integrator vehicle dynamics. The desired trajectory
and disturbance signals had a bandwidth of 1.5 rad/s
and a highest frequency components of 16 rad/s.
Multiloop identification results for a single subject
are reproduced in Fig. 5. The observed dynamics in
each response block were first modeled separately
[El16b], after which common elements were regrou-
ped and the block diagram was rearranged to obtain
a novel model that reflects human controllers’ most
likely control organization (see Fig. 6).
This new model for preview tracking tasks extends
McRuer et al.’s model for compensatory tracking
tasks with two responses to the previewed trajec-
tory ahead. A far viewpoint, located τfs ahead (ty-
pically 0.6-2 s), provides a preshaped, smoothed tra-
jectory input to a “compensatory” error response.
The “error” eresponded to by the human is thus
not the true error, but a time advanced, cognitively
determined internal error signal. Humans use the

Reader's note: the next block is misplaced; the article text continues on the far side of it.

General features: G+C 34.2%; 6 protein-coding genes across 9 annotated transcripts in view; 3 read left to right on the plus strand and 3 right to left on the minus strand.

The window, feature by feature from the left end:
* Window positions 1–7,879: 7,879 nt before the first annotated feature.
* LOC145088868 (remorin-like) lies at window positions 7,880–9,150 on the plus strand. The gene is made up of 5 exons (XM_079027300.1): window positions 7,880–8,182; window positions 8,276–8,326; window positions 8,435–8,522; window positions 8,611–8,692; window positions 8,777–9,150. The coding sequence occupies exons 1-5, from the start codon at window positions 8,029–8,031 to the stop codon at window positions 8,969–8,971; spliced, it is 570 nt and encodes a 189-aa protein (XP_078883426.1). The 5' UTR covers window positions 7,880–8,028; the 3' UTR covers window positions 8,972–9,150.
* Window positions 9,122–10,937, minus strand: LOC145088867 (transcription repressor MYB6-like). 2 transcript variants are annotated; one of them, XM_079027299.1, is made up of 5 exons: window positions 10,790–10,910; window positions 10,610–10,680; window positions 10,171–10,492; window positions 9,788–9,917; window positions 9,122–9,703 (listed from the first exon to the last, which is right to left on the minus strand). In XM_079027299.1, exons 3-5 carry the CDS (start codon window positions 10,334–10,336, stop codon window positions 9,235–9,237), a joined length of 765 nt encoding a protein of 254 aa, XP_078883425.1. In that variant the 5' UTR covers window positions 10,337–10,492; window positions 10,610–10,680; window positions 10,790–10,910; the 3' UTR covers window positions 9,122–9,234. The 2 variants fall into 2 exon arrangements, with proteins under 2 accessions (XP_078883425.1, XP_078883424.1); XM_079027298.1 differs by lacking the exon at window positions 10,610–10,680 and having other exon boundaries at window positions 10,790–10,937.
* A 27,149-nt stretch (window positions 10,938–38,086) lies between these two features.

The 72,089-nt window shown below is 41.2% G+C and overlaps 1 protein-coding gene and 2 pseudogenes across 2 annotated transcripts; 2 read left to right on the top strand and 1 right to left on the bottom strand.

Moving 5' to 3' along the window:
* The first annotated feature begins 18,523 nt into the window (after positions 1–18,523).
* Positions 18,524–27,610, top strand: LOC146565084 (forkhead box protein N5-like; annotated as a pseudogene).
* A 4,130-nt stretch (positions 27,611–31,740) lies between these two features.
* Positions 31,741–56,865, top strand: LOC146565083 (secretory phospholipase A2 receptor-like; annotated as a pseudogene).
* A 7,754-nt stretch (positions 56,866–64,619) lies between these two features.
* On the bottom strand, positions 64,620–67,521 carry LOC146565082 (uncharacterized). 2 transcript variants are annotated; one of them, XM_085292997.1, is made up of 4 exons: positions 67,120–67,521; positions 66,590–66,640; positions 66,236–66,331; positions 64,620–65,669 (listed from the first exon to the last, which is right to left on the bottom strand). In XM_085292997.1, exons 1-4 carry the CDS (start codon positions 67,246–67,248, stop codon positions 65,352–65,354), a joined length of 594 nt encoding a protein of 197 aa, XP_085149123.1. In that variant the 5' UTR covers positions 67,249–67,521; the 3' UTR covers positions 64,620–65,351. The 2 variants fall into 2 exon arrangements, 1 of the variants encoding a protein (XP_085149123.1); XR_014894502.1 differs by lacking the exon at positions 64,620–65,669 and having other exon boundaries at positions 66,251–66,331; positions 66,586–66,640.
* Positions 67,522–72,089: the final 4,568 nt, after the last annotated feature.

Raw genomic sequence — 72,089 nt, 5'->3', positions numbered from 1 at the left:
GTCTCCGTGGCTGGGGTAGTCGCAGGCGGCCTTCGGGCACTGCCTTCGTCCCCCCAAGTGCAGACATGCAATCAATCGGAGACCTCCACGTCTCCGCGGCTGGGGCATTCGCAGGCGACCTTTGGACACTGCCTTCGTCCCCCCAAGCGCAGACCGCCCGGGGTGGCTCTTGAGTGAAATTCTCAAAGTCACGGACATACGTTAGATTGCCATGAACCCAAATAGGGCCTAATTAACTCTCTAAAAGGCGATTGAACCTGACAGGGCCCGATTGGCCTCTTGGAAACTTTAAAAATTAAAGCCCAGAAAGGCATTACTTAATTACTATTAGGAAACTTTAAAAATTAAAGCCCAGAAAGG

far-viewpoint response mechanism only to track the
low frequencies (i.e., slow changes) in the desired
trajectory, so the model includes a low-pass smoo-
thing filter, characterized by time constant Tl,f (typi-
cally 0-1 s). Gain Kf(typically 0.5-1.2) reflects the
human’s priority to track the previewed trajectory;
when Kf=0 the human completely ignores the de-
sired trajectory and focuses only on stabilizing the
vehicle, while high values of Kfindicate a high prio-
rity for trajectory-tracking. The near viewpoint, loca-
ted τns ahead (typically 0.1-0.9 s), is the input to an
open-loop feedforward response. Humans can use
this near-viewpoint response to better track the hi-
gher frequencies (quick changes) in the desired tra-
jectory [El17], which are not followed well with the
far-viewpoint response mechanism. However, not all
Table 1: Experimental preview times τpand the human’s
estimated far-viewpoint look-ahead times τf.
preview tracking curve driving
[El16a] [Ste11]
τp, s τf, s τp, s τf, s
0.00 0.05 0.36 0.03
0.25 0.18 0.72 0.82
0.50 0.38 1.08 1.14
1.00 1.01 7.20 1.50
subjects were found to apply a near-viewpoint res-
ponse, and the near-viewpoint response is less pro-
nounced when less preview is available, or when the
order of the vehicle dynamics increases [El17].
Following the development of this new preview mo-
del, we performed a second preview tracking expe-
riment to investigate how humans adapt their control
behavior to the preview time τp[El16a]. This expe-
riment was preformed only with integrator vehicle dy-
namics, and with six preview times between 0 and 1 s